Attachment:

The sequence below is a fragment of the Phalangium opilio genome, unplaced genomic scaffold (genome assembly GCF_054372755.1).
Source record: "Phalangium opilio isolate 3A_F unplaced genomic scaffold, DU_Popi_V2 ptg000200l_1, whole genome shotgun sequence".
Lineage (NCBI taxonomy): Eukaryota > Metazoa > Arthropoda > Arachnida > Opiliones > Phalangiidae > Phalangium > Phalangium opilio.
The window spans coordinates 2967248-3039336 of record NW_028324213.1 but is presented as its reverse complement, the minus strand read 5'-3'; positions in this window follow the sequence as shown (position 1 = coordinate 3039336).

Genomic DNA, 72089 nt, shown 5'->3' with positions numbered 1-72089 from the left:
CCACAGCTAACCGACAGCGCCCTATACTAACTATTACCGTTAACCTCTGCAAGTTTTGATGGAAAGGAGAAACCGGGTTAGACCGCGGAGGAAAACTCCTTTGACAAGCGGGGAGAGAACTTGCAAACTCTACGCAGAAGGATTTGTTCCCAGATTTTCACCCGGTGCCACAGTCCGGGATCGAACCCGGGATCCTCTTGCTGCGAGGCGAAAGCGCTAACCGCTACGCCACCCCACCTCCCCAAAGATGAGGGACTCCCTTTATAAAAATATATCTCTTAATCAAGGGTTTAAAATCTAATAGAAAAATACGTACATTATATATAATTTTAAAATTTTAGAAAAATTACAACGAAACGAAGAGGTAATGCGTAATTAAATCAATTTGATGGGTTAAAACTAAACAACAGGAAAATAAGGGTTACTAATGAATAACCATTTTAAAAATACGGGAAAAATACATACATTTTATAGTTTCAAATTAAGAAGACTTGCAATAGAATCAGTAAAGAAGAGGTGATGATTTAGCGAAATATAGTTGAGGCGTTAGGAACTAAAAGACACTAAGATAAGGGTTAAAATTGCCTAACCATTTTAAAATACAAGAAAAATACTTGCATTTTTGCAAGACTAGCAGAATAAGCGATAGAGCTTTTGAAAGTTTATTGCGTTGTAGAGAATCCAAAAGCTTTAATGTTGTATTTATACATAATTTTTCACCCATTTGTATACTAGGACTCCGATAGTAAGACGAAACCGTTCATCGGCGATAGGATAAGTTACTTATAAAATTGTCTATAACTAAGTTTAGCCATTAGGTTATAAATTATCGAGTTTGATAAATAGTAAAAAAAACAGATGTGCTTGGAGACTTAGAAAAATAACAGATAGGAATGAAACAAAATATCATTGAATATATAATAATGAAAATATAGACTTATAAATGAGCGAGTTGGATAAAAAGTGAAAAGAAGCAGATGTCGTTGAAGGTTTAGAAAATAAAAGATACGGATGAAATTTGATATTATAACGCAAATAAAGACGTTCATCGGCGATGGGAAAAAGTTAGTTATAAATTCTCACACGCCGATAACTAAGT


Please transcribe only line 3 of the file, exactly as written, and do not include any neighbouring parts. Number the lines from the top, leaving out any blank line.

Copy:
Lineage (NCBI taxonomy): Eukaryota > Metazoa > Arthropoda > Arachnida > Opiliones > Phalangiidae > Phalangium > Phalangium opilio.